You were lucky the worker said, “No problem.” Here in NYC, the cashier says nothing; no “thank you” or even “Have a nice day.” The don’t realize that customers want to feel that there business is appreciated. Without customers, they wouldn’t have jobs! I’m a pre-baby boomer!

  2. Not a single “Amen” from me. I cannot disagree more with the tone of this essay. Do we really need more division in our already divided country? Let’s embrace our youth, their energy and their new ideas. There will always be differences of opinion and approach between generations and they should be celebrated. Let’s count how many times each of us says “no problem” on a given day to a friend, a colleague, a neighbor. It means “I’m happy to do it.” Being a grouchy, critical Boomer plays right into how some young people view us. How about the next time someone says “OK, Boomer,” we say “Hey, let’s talk.” It’s really no problem.

    1. This tone seems to be appearing more often here. I agree with you, Marianne.
      Just like there were the James Deans back in the day, there were a whole bunch of Richie Cunninghams too. Let’s not forget this perceived dichotomy has existed for generations. That’s how things change, for the good and the not-so-good.
      I see a lot of industrious, respectful, positive Gen-x-ers in my world, I choose to think they are the norm.
      When you complain about the Gen-X-ers, remember who raised them.

    2. Yahoo! Marianne, I appreciate your comments and attitude. But, as I had noted before, I am OK, with “OK Boomer” as long as it is not used in a derogatory manner in a campaign to divide us. I accept the criticism of the younger generations, they are our future.

      Not all Boomers were protestors. Also, I think the Boomer time frame is too long. Some of those born in 1960s do not identify as Boomers, from my experience.

      Baby boomers

      1946 – 1955 Leading Edge –The Leading-Edge Baby Boomers are individuals born between 1946 and 1955, those who came of age during the Vietnam War era. This group represents slightly more than half of the generation, or roughly 38,002,000 people of all races.

      1956 – 1964 – Late/Trailing Edge –The other half of the generation was born between 1956 and 1964. Called Late Boomers, or Trailing-Edge Boomers, this second cohort includes about 37,818,000 individuals, according to Live Births by Age and Mother and Race, 1933–98, published by the CDC’s National Center for Health Statistics (Accessed 3/16/19)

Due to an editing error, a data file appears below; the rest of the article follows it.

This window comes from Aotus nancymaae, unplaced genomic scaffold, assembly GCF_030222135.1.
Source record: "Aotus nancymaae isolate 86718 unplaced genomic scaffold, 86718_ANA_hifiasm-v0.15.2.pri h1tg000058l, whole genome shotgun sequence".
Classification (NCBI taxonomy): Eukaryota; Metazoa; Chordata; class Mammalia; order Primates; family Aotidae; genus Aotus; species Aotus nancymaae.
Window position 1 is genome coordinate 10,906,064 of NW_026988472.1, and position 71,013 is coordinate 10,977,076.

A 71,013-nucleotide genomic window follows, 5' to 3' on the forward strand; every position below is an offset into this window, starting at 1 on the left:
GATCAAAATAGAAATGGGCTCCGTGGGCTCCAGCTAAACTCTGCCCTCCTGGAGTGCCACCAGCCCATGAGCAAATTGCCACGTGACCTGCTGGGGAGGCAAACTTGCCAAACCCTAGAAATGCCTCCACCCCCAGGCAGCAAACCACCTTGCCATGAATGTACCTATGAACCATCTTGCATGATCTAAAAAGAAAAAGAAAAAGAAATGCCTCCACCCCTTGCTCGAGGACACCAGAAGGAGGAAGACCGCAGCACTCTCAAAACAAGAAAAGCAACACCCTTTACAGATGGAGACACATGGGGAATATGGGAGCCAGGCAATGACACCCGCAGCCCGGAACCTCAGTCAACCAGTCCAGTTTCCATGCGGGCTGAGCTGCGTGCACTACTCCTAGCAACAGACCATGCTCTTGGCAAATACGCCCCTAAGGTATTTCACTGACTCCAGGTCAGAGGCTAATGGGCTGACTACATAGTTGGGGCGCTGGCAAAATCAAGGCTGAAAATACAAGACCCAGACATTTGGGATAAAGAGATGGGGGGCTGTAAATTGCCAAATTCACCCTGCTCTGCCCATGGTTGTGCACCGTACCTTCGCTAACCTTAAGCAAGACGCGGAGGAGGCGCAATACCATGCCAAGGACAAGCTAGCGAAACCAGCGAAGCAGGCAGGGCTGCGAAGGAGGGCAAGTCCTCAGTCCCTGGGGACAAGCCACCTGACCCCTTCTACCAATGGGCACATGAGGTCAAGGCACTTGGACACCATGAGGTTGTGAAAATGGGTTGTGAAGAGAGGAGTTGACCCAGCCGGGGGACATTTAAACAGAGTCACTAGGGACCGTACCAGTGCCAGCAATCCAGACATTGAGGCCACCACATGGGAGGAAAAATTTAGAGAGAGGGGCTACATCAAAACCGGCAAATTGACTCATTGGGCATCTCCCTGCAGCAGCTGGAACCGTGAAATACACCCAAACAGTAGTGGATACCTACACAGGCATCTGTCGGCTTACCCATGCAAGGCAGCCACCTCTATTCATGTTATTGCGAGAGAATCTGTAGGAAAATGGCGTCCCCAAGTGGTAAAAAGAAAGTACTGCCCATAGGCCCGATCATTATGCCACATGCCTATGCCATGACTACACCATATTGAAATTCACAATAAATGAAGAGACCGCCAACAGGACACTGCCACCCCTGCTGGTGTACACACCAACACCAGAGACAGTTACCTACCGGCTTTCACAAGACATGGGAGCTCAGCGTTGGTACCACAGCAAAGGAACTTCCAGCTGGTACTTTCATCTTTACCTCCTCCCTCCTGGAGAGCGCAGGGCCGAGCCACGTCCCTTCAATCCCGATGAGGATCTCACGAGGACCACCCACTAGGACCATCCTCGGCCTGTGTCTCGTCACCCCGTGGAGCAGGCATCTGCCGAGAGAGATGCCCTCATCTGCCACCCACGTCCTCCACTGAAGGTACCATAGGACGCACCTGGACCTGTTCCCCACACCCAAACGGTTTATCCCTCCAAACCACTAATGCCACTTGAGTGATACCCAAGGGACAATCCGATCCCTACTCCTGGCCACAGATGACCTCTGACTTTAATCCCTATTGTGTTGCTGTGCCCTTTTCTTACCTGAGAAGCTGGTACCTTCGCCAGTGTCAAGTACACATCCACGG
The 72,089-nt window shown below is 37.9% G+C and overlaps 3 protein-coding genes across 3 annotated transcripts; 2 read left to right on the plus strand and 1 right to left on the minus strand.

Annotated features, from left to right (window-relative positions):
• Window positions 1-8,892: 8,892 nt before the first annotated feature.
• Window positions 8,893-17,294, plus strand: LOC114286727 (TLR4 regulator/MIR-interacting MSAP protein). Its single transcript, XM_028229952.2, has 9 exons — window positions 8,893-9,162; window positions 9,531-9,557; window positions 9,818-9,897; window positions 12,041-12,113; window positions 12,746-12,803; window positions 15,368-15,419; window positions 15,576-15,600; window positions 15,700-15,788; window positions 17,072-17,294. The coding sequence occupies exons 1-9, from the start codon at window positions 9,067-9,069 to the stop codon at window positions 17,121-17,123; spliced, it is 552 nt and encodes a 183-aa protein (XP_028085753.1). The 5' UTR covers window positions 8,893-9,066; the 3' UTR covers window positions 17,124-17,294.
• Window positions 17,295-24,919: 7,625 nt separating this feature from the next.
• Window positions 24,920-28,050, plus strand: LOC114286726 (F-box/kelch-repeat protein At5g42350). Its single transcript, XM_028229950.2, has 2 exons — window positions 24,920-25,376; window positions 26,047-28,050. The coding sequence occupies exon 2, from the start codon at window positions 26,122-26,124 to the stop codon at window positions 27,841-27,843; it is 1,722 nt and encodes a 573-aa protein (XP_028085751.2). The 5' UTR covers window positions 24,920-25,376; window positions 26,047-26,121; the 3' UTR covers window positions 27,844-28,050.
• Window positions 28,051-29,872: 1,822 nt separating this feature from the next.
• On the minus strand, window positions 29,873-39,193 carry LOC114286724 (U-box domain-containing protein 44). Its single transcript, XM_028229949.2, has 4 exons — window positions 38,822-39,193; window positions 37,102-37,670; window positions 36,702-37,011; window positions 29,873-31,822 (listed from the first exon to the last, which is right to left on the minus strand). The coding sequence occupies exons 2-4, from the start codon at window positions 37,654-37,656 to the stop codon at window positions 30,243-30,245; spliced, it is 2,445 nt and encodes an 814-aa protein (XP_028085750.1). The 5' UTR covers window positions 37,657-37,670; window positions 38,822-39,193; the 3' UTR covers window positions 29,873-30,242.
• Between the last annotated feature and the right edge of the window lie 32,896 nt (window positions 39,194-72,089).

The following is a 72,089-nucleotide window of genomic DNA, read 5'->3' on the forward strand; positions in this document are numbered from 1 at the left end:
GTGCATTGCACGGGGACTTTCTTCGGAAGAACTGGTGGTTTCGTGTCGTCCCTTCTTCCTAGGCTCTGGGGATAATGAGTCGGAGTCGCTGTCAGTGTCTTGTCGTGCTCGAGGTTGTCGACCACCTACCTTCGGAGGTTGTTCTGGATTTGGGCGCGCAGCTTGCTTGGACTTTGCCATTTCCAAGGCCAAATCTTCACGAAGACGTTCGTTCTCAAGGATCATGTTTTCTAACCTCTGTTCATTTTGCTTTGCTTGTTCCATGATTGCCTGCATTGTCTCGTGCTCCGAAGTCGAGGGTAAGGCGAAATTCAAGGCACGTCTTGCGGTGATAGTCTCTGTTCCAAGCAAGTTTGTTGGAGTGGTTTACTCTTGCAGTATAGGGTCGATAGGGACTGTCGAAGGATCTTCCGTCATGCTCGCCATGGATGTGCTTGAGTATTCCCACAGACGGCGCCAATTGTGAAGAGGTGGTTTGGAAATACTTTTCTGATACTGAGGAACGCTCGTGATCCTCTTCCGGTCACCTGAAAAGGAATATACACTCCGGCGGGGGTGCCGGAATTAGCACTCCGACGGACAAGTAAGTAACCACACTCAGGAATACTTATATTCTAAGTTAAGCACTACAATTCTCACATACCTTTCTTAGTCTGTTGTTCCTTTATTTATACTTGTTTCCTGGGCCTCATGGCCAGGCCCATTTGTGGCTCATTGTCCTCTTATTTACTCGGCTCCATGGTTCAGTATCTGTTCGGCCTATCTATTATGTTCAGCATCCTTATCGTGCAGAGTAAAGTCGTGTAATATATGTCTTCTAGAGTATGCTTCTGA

3. Hmmm, this is not the first time I’ve read here of some Boomer’s disapproval of the “No problem” response. I do recall that when my teenage friends & I would respond, back in the day, with the word “Bitchin'” it would upset my father. He thought we were swearing. But, quite frankly, I just don’t get why anyone would find “No problem” to be disrespectful or a generational thing. I’m a Boomer and I’ve been saying “No problem” or sometimes “No worries” for as long as I can remember.

  4. As a college instructor, I have the opportunity to delve into this, and my assessment is always the same. I tell the classes, “When we were your age, we said, ‘Never trust anyone over 30.’ At least our insults were polysyllabic!”
    Seems to work well. . .

    1. Again, I just don’t get why anyone would find “No problem” to be a generational thing. I’m a Boomer. My friends and I have been saying “No problem” or sometimes “No worries” for as long as I can remember. It’s been part of the surf lexicon here in SoCal since, at least, the 70s. Perhaps this is actually more of a geographical thing than a generational one?

  5. I’m just sick of everyone causing generational divides. Why is my husband, who is two years older than me, automatically a boomer and I am something else? I recently heard in a movie this quote: there are no problems, only solutions. Get on track all you people of one human race, and work together.

  6. As a Boomer, I’m happy to see young people separating and forming their own identities, the good or bad elements included. My generation was (and is still) far too concerned with material things and we have not put enough of our wealth and brain power to use in helping the environment, homelessness, education and problems they have to overcome. I’m mostly embarrassed by the Boomer generation.